It Was the Best of Years, It Was the Worst of Years (2013 Edition)…

Every year brings advances and problems in the world of sexuality–after all, sex is such a vast topic, with myriad cultural, legal, and personal ramifications. I’ve pulled out some of the hot topics from this busy (and some might say game-changing) year.

BEST

Obama’s Moon Shot: Brain Research
We’ll never fully understand human sexuality without a sophisticated understanding of the brain. From sexual orientation to ability to feel pleasure, it either happens in the brain or is facilitated by brain chemistry and our ability to learn and process information. And true understanding of the brain, sexually speaking, isn’t in Science’s toolkit yet. Barack Obama’s legacy, scientifically speaking, may well be his “moon program” for brain science–he didn’t launch it so we’d learn a lot more about sex, but that could easily be one of its outcomes.

The Pope
We might have predicted that the new Pope, hailing as he does from South America, would bring a whiff of liberation theology to the Vatican. (He’s certainly freaked out the US right wing.) Who knew he would seismically shift the tone of the papacy around sexuality-related issues, particularly the Catholic take on sexual orientation? When Pope Francis said “Who am I to judge?”, he took one significant step toward healing a lot of gay Catholic broken hearts.

Marriage Equality
We knew 2013 would be a significant year for same-sex marriage in the US: It’s a hot issue in many states and, of course, arguably the front-and-center activist issue in the LGBT community. Beyond that, public sentiment–driven by a substantial generation gap–is clearly trending in an accepting direction. But 2013 saw the number of states allowing same-sex marriage doubling, from nine to 18–including Utah! There are over 30 states to go, of course, but perhaps we’ll look back at this year and see it as the time the Marriage Equality movement crested the hill.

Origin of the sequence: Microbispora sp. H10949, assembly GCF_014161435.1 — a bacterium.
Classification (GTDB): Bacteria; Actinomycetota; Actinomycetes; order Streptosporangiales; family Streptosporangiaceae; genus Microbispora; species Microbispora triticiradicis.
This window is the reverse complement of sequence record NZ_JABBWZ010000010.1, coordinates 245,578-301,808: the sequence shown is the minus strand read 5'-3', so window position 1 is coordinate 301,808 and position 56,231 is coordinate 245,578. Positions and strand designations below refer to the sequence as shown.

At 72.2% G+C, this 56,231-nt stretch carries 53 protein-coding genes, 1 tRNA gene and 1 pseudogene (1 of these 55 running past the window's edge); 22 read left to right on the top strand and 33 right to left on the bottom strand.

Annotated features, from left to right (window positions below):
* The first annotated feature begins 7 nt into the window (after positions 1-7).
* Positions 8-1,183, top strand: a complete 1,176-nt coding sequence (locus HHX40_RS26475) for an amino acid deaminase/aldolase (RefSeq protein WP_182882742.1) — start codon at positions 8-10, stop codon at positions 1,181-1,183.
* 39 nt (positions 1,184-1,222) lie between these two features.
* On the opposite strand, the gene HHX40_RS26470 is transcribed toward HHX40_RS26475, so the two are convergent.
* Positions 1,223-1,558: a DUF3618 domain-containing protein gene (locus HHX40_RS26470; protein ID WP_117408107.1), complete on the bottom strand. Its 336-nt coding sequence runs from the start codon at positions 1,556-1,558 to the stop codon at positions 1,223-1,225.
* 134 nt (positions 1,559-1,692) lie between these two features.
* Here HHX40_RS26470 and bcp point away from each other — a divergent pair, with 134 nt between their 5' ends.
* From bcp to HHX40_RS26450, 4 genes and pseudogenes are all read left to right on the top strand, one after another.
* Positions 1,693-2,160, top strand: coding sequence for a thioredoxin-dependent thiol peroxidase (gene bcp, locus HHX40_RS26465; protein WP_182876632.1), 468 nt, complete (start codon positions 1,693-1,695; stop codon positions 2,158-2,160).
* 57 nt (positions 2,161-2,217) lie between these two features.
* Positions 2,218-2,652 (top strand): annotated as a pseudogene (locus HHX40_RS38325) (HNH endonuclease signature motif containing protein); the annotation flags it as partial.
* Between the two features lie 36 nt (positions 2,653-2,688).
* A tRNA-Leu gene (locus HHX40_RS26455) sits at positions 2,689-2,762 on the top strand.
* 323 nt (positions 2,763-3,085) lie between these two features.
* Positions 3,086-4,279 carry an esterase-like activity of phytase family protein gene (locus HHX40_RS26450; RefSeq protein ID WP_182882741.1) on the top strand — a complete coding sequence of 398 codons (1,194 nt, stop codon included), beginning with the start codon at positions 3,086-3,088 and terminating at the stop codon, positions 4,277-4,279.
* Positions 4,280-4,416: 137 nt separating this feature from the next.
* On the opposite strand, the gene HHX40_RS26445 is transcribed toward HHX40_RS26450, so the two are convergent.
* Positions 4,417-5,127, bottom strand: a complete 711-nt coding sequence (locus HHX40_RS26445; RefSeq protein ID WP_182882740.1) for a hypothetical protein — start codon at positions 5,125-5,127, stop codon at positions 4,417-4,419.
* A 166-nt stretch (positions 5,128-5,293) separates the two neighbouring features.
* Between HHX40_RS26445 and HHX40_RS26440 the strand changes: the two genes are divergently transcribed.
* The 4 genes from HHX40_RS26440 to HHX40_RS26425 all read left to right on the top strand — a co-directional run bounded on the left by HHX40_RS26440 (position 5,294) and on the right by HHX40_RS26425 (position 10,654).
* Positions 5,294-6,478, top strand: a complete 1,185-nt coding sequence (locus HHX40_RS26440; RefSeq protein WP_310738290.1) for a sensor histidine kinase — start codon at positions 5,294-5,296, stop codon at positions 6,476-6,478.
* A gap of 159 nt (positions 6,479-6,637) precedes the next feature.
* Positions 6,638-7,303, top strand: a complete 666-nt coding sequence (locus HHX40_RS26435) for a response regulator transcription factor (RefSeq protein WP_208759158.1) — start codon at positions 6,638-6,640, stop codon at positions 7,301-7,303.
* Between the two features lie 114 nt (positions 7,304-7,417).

UnSlut Project
As we’ll see below, the news is not all good, and an uncivil culture, poor sex education, and Internet anonymity combine to make an unsafe and unsavory environment especially for and among youth. Stepping up to fight slut-shaming, much as the It Gets Better Project tackled homophobic and transphobic bullying, is Emily Lindin’s UnSlut Project [www.unslutproject.com]. Like Subjectified, The Line Project, and many others, it uses the Internet for good, not evil, and shines a light on female sexuality, sexual violence, and the tangled web that is the target of sex-positive feminist activism in the 21st century.

Kate Bornstein
The Internet did do us a great turn in 2013, though–it helped save Kate Bornstein! Diagnosed with cancer and without sufficient insurance and resources to tackle her health crisis, Kate became a cause celebre in the LGBT and sex-positive communities, who raised more than $100K to get her the help she needed. Since a day without Kate Bornstein is like a day without sunshine, this fundraising save–just one of many relevant crowd-funding projects that helped move sex-positive culture along–crowns our Best Of 2013 list.

WORST

Slut-Shaming and Bullying Continues
Rehtaeh Parsons, the young Canadian woman driven to suicide after a gang-rape followed by a campaign of bullying, was only one face of the ugly tendency of people, especially youth, to single out someone vulnerable over sexuality-related issues, whether the harassment is focused on slut-shaming, homophobia, transphobia, or other “reasons.” Sex education is already poor in most parts of the US by 20th century standards, and this epidemic of heartless behavior has to be tackled by 21st century education.

International Homophobia: Russia, India, Uganda…